As Mike alluded to in his first speech as speaker, his dad was involved in a horrible explosion that killed another training officer and left him badly burned and in pain for the rest of his life. When it was finally time for Pat to retire, Cochran was his successor.
Asked what similarities he sees between Mike and Pat, Kelvin told Family Research Council President Tony Perkins, “There are many. … Pat Johnson was unashamedly Christian. He integrated his faith with his calling as a firefighter, and he integrated his faith with his purpose as a father and as a husband. And he was one of those Christians who connected his role as a firefighter to the biblical principle of being our brother’s keeper, and to the biblical principle of sacrificing or laying down one’s life for another. Pat Johnson was a man of courage and a man of valor — and those same traits exist in his son, Mike Johnson.”
Because of Pat’s witness, Cochran said men like him learned how to outwardly live their beliefs. “He was sharing how faith connected to the career in every aspect of the training of a firefighter. He made sure that we understood as rookie firefighters that there was a divine connection between being a firefighter and being a believer, and also being faithful in our family relationships. And he lived it out.”
Kelvin remembers seeing the Johnson family a lot. “They would come across the street to the training academy from time to time. And I had a chance to see Pat Johnson live out his love for his family and his kids right in front of all of us. And I remember Mike specifically. He was so proud of his dad, and his dad was so very proud of him. And Mike was just a consummate big brother. You could tell that he took seriously his responsibility of being a big brother for his siblings.”
And as hard as this past week has been for Mike, Cochran earnestly believes God has been preparing him for this moment. “You know, having the courage and grace to stand in this cultural moment is so essential for all believers when we are facing the fire.” But when — “not if” — that day comes, all of us need to “realize that you would not be facing the fire and experiencing that moment if God had not determined that he had thoroughly equipped you for it. … Mike Johnson has been thoroughly prepared and thoroughly equipped to deal with the persecution that he is facing, and so [have] all believers been prepared by the Most High God.”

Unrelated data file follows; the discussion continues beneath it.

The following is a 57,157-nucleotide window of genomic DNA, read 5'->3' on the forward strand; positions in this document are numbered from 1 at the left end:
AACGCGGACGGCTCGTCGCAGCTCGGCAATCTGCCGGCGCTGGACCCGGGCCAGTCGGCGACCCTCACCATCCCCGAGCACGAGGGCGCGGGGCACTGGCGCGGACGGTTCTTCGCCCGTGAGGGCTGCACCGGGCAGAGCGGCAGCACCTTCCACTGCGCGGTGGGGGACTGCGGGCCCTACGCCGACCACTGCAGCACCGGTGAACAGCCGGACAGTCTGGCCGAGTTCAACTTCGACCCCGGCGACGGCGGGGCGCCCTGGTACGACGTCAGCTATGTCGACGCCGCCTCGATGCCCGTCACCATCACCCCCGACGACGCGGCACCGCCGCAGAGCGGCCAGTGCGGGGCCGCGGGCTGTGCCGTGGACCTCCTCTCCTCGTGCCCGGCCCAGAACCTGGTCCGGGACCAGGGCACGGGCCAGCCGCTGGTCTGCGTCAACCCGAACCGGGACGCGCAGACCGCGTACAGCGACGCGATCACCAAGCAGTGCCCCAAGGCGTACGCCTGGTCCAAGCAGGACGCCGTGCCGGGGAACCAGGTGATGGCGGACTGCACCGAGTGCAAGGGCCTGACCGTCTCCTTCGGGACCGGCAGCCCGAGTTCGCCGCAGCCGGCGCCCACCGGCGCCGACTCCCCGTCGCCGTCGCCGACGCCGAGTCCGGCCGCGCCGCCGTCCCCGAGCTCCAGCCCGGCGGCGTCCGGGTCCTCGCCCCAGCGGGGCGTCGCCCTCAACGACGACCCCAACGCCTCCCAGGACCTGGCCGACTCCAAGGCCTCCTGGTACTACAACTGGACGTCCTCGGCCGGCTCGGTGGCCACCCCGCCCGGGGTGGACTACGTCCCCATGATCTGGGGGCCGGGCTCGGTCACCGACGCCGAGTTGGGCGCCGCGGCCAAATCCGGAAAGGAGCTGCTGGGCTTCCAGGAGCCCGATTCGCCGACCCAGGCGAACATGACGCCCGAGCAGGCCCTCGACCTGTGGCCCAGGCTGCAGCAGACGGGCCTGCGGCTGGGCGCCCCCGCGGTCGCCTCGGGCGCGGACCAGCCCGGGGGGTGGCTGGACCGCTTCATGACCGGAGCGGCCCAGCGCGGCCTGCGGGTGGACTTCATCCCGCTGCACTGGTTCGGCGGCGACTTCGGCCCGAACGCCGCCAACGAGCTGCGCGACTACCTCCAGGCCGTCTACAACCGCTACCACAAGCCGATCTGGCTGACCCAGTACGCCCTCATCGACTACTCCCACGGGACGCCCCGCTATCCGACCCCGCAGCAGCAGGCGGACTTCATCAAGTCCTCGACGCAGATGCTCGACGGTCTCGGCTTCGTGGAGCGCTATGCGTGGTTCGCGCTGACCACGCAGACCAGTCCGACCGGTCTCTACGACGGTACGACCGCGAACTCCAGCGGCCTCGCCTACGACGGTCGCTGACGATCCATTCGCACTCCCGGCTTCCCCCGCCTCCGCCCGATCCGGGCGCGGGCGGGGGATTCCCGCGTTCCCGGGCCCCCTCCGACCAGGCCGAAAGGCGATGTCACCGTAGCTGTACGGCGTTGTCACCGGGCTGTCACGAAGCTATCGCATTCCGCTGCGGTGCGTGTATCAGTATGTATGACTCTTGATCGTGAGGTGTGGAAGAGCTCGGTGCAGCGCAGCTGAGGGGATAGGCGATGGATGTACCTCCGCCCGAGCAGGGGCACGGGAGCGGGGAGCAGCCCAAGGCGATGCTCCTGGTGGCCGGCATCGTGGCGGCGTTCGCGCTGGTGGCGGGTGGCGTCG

But these are the times in which we live, Kelvin urged. “There are worldly consequences for standing on biblical truth and standing for Christ. … And the truth always sounds like hate to those who hate the truth. So we should expect for them to respond in many cases harsh[ly] and sometimes even violent[ly].”
As for the new speaker, Cochran was optimistic about the young boy he watched grow up. “Because God has predestined Mike Johnson to be the speaker, he cannot fail. He will be successful, because God predestined him to be there. But … Jesus said, whatever you lose standing for me, I will restore it 100-fold in this life.” He smiled, “Tony, I’m living the 100-fold life after having been persecuted for writing a book for a Christian man Bible study. So all believers should be encouraged …”
Suzanne Bowdey serves as editorial director and senior writer at The Washington Stand.